Well, I see some pantry moth type webbing inside certain wrappers, but I think it’s probably better safe than sorry – if there are bugs hiding out somewhere and I don’t get them, they’ll re-infest the whole thing pretty soon.

  • psychanaut // January 29, 2013 at 10:12 pm | Reply

    This reminds me of an article I just read the other day which talked about a recent crop of venture capitalists that are pouring lots of money and hype into the R&D of more authentic tasting meats. This immediately made me skeptical, for a variety of reasons, but the real kicker was how both the author article and the people quoted kept referring to these bio-engineered products of various gum, plant oils, and soy as “healthier” than meat, something entirely natural which we have evolved to eat over millions of years. The writer and economist/philosopher Nassim Taleb refers to this as “naive interventionism.” i.e. creating additional potential problems in the process of trying to manipulate or linearize a much more complex set of naturally occurring variables that may or may not actually need intervening (but we strive to replicate or control A into B).

    I am fine with keeping my puer on the shelf on cabinets in CA. If I wanted to store them in a traditional way, I would send to somewhere with an appropriate climate, rather than trying to induce the conditions in my home.

  • TwoDog // January 31, 2013 at 7:26 pm | Reply

    Another point, which I think the article doesn’t touch on enough, is that large factories/storage houses have this same problem, with or without adding humidity. I have opened freshly pressed ripe puer cakes that have colonies of bugs. I have opened traditionally stored puer cakes from Guangdong that have a little bug party going on. I recently wrote about a little grub who made his home in a traditionally stored cake, which had to my knowledge been out of storage and sealed for several months. The point is that bugs are not a huge deal. The advice “don’t panic” is sage advice indeed. A little airing out and the tea is very drinkable.

    That Cheshunhao cake is a good example. That cake had to have bugs on it at some point(s) during its journey. I have seen some clusters of off white specks on it that are not mold/bloom related. Any how about the tea? It’s good.

    Bugs just don’t matter that much. Everything we eat on a daily basis likely has some trace of bugs. We share the planet with them and they like to occasionally find residence in puer tea. So…don’t panic.

  • Tsubo // February 1, 2013 at 5:25 am | Reply

    “they move fast and run away from light” … so they live in a dark AND humid place … were they little and long ? Then it was Lepisma saccharina … also called fishmoth, urban silverfish or just the silverfish … they come from the house, who have certainly already humid and dark places and go to a darker and damper place WITH food, because they eat rotten wood … at that time humid tea leaf is perfect …

    No needs to look for the asians cake-hidden bugs, invasive westerns bugs will do the same job of eating your cakes if you store them in humid and dark places …

    For the silverfish, remove one of these two parameters and you will have no invasion ! For storing, no need of exposing your cakes to the sunlights, they avoid “spotlights” like the plague … so don’t use clay jars for storing wet or put one or two permanently working bulmb in !

  • Martin // February 9, 2013 at 6:14 pm | Reply

    This was a very interesting read and filled with useful information for long term pu-er lovers. Thanks!

  • DM // February 11, 2013 at 10:36 am | Reply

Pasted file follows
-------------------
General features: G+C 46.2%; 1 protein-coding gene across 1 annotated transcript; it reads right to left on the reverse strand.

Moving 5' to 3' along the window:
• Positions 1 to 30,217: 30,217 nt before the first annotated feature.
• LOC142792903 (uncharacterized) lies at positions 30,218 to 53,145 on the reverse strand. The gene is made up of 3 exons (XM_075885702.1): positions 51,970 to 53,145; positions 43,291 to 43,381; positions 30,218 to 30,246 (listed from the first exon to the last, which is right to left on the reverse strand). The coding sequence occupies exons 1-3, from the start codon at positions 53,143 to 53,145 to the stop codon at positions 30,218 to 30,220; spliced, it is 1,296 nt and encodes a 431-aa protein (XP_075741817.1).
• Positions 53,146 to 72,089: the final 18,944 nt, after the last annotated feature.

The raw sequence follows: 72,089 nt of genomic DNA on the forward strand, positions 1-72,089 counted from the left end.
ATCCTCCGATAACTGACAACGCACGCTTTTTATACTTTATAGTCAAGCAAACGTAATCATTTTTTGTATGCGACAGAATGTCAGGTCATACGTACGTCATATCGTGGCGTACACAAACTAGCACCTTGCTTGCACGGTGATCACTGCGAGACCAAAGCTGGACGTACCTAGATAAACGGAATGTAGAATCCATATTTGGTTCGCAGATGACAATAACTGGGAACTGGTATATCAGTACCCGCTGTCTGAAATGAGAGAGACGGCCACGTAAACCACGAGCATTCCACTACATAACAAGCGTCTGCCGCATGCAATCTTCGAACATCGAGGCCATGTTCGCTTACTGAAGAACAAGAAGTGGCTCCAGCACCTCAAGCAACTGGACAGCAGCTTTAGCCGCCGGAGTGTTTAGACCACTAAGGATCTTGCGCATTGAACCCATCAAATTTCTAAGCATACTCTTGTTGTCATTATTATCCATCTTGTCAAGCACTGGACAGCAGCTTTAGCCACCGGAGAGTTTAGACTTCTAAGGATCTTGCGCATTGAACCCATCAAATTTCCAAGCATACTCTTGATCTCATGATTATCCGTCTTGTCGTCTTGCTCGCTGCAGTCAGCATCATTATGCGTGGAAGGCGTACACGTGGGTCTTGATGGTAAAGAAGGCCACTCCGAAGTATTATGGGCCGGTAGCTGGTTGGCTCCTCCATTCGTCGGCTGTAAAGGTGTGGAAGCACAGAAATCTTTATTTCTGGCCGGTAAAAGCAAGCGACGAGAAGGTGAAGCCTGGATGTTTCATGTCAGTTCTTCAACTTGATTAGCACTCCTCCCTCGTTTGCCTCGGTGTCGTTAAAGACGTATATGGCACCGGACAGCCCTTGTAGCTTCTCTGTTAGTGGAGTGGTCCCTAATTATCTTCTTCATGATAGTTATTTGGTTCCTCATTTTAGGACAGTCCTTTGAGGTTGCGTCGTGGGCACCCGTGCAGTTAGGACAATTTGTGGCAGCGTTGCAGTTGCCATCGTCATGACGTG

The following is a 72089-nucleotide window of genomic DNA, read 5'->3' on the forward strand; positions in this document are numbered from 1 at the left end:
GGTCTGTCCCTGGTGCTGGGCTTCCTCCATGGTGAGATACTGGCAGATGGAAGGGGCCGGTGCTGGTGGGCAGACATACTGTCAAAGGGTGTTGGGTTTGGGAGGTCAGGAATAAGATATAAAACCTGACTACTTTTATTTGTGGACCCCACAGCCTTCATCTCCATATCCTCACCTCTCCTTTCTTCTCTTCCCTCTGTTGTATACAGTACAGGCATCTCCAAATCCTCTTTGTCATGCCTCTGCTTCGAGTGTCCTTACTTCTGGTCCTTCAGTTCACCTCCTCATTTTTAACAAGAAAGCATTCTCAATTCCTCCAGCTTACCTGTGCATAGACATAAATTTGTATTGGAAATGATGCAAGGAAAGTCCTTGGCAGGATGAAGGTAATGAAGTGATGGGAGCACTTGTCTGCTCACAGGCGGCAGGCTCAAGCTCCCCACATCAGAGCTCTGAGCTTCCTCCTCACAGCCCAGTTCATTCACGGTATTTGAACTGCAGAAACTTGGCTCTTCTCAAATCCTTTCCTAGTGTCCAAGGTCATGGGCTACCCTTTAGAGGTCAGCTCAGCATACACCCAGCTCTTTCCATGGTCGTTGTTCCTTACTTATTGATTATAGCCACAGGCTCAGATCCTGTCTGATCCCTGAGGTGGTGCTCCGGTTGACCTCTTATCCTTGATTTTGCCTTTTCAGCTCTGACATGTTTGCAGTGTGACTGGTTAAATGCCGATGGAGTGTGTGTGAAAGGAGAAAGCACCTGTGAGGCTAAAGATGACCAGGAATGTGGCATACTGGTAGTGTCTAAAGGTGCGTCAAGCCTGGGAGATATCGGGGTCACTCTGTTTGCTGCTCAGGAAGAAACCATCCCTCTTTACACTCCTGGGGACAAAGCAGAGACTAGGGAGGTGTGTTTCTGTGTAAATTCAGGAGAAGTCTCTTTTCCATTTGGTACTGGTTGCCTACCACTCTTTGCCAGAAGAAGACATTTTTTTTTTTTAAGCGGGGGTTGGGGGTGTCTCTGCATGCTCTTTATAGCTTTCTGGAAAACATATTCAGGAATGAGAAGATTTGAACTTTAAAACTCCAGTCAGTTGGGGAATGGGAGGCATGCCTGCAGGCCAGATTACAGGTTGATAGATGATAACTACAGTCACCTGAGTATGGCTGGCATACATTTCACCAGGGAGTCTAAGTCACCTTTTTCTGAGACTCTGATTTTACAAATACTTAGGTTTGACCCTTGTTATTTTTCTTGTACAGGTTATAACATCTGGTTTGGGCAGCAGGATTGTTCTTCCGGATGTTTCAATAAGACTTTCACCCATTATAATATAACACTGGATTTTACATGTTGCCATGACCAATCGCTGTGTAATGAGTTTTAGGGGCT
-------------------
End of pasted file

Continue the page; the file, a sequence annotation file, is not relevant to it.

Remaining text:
Insects can be killed safely and cheaply with carbon dioxide. I’ve done it more than once, though not on tea: flour weevils, feather mites – most kinds of vermin. Even flying squirrels.

    Just put the infested material in an enclosed space – plastic bag, cabinet, closet with cloth stuffed into cracks – with a large chunk of dry ice. Then wait a couple of days. Needs to be repeated after existing eggs hatch, but before they mature into egg-laying adults – say a week or so.

    One caveat – don’t stick your head into a space full of CO2; one good breath is enough to cause unconsciousness. Air out larger spaces before entering.

    Dry ice is available in bricks or pellets cheaply – about a pound a pound, in the UK – in most parts of the world (www.dryicedirectory.com, e.g.), and can be transported in a beer cooler or wrapped in a blanket. It’s often sold by ice companies and ice-cream shippers, and can often be had for the asking from any university chemistry department – they use tons of the stuff. Handle with cloth gloves, though old pros don’t always bother. And get enough to throw a spare chunk into a party punch-bowl. Leaves no residue, and won’t affect the tea unless you let humid air deposit moisture on chilled cakes.

    • Lena Zegher // March 4, 2013 at 8:56 am | Reply

      Wouldn’t this create the problem of leaving the dead bugs in your tea?

      From my reading of the post, if you let your cake dry out the bugs will migrate rather than simply die in the cake.

  • Carmen // February 13, 2013 at 7:46 am | Reply

    Simple solutions, indeed! I guess the biggest mistake in storage tea, especially pu-erh is trying to replicate a natural environment in an artificial one. These sort of accidents/problems may appear. I really enjoyed your article and your advice. Pu-erh is indeed a long term investment, but it’s worth it!

  • DM // March 4, 2013 at 11:05 am | Reply

    What’s a few dead bugs, more (http://en.wikipedia.org/wiki/The_Food_Defect_Action_Levels) or less? Especially where something like 90% of all the cells in our bodies are non-human anyway. Aside from the Hygiene Hypothesis, suggesting that obsessive cleanliness may be (very) harmful to people’s health, an excessive concern for non-pathogenic insects seems incompatible with living in nature or enjoying natural foods and drinks. Eat a few fried grasshoppers, knock ’em back with a shot of wormy tequila, be happy.